Dixie Diamond's Reviews > Texasville

Texasville by Larry McMurtry
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Feb 04, 08

bookshelves: fiction, texas, 1980s
Recommended to Dixie Diamond by: Carl
Recommended for: Texans

** spoiler alert ** This book was a lot like Duane himself: Slow-moving, lacking direction, and subject to everyone else's whims.

I like Texasville better than I think it's actually a great book.

However, while I think this is a good book, I don't think it's a great book. It's too chatty and there are too many extraneous characters. Old characters resurrected from The Last Picture Show are not always well-integrated; Abilene's reappearance, in particular, feels like a gratuitous movie cameo. It definitely feels like a sequel.

The intent, I assume, was to show both the havoc that the collapse of the oil industry wreaked, at a personal level, and the melodrama spawned by boredom in small, isolated towns. McMurtry's characters are never short on foibles and character flaws, which is fine, except that in this case the book is overpopulated with both.

Everyone, it seems, is shallow. Duane is shallow and ineffectual but likable. Karla is shallow, perverse, and self-centered. Their children are shallow, outrageously spoiled, and far too numerous; I rarely wish for characters to be killed off but I found myself praying that his sociopathic twins would finally be eaten by coyotes. The new Jacy may or may not be shallow but she is so vaguely written that it's hard to tell. Her grief over her dead child seems occasional and does not ring true; she spends most of her time ganging up with Karla to pick at Duane. Why Duane still loves Karla is pretty hard to say. She must have character traits beyond long legs and a perfect complexion that make up for her nagging, reckless spending, callous sense of humor, and un-parenting, but it's hard to tell what they might be. Suzie Nolan, who is apparently supposed to be a gentler, sweeter alternative to Karla, instead falls flat as a dumber, less sexually discerning, and, if possible, even shallower alternative to Karla.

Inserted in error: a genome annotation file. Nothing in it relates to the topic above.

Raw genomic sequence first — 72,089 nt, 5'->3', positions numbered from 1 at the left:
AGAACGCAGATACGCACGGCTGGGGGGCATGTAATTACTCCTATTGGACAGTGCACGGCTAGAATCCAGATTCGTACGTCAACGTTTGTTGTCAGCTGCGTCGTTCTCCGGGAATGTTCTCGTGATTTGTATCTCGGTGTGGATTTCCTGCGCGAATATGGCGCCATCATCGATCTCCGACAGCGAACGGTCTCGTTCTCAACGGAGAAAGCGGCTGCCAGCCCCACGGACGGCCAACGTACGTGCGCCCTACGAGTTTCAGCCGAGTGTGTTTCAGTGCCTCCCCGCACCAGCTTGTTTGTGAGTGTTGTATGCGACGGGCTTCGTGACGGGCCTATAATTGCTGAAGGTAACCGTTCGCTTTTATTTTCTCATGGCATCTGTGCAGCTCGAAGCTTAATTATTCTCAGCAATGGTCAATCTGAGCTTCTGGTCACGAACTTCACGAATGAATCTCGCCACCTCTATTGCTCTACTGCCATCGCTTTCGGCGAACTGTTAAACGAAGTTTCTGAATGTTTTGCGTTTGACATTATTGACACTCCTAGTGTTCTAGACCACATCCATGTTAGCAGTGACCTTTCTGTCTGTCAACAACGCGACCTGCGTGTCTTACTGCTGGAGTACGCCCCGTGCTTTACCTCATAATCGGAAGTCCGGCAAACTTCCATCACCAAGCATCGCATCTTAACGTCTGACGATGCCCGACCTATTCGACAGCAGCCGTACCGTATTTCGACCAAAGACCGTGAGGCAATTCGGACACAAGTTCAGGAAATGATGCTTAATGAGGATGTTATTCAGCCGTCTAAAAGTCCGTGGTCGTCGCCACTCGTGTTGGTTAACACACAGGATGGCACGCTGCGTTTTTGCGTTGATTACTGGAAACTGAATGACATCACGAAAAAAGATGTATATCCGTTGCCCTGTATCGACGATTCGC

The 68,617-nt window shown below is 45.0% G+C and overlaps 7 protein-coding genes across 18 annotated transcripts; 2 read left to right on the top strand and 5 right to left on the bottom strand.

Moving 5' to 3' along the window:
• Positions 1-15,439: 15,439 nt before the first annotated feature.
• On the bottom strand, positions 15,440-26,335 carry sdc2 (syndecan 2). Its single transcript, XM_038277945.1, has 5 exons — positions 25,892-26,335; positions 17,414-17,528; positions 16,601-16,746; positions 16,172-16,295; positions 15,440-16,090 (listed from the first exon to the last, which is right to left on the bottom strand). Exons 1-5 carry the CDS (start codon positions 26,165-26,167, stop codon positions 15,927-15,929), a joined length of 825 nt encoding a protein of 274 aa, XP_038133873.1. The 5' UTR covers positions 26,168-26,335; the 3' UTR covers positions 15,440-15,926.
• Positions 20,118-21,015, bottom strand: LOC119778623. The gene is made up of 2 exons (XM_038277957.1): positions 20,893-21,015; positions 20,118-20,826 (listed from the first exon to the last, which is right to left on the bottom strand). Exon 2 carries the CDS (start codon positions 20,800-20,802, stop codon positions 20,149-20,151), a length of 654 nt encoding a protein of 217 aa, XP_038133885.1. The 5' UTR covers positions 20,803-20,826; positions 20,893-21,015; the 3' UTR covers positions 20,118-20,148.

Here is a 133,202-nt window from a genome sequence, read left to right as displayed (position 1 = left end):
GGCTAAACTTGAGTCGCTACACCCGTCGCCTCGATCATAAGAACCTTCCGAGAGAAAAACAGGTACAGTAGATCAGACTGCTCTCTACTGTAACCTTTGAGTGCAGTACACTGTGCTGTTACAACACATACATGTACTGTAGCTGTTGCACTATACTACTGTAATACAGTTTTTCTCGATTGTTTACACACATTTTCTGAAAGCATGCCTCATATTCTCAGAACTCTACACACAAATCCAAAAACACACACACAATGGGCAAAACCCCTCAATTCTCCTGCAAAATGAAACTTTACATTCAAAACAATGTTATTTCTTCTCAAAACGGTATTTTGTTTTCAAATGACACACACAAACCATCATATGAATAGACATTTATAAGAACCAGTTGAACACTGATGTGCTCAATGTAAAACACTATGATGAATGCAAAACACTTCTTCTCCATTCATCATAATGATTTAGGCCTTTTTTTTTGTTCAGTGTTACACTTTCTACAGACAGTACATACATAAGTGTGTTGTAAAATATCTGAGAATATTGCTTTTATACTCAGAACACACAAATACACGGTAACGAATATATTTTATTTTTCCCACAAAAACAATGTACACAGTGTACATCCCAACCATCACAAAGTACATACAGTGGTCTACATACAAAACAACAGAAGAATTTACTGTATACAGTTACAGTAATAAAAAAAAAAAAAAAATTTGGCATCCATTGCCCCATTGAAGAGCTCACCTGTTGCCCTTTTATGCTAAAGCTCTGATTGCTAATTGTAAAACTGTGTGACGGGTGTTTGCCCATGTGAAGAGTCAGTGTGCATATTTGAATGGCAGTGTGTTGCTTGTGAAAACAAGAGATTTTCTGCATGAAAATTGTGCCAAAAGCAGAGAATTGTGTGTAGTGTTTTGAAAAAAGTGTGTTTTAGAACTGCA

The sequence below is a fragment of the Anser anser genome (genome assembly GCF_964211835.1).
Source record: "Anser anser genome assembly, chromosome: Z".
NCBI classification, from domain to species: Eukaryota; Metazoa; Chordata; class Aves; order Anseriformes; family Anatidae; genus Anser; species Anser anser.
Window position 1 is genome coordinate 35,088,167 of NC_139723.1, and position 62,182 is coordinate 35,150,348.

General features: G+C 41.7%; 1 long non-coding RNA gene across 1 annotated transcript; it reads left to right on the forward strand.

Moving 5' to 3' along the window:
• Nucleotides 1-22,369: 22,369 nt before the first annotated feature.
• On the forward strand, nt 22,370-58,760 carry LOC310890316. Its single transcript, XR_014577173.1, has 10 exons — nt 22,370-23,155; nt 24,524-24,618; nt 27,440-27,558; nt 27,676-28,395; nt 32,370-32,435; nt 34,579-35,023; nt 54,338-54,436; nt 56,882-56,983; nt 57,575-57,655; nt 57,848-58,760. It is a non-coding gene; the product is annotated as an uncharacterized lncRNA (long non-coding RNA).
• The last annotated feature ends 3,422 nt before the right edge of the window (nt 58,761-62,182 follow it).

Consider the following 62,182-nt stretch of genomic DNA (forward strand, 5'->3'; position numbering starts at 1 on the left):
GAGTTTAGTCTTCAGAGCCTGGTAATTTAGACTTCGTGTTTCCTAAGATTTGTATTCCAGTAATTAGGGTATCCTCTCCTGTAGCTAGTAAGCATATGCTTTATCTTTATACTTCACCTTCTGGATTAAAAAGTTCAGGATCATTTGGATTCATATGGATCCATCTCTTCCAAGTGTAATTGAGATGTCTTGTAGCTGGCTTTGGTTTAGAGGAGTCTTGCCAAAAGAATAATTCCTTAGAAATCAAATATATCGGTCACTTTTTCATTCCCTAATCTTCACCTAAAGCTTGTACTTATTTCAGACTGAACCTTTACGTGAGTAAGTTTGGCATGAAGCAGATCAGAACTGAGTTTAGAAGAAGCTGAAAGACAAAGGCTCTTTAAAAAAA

On the other hand, such a crowded novel does effectively share with the reader Duane's feelings of beleaguerment; we wish we could get away from his insecure girlfriends and obnoxious family, too. By chapter 75 or so, I was sort of hoping Duane would opt for life in a monastery.

Overall, it felt as though McMurtry got too big an idea and wrote one book where he might have better written two; say, one about Thalia's locals 30 years later, and one about Jacy's return. It feels overwritten and uneven; in 97 chapters, it introduces too many new characters as temporary plot-movers and pays scant attention to old ones (Sonny? Sonny? Helloooooo . . . ?).

However, I still like the writing and, on the whole, the book is effective enough in its own right. I will probably also read Duane's Depressed when I'm done here.
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Quotes Dixie Diamond Liked

Larry McMurtry
“I just got gang-egged, or egg-banged or something."

--Sheriff Toots Burns.”
Larry McMurtry, Texasville


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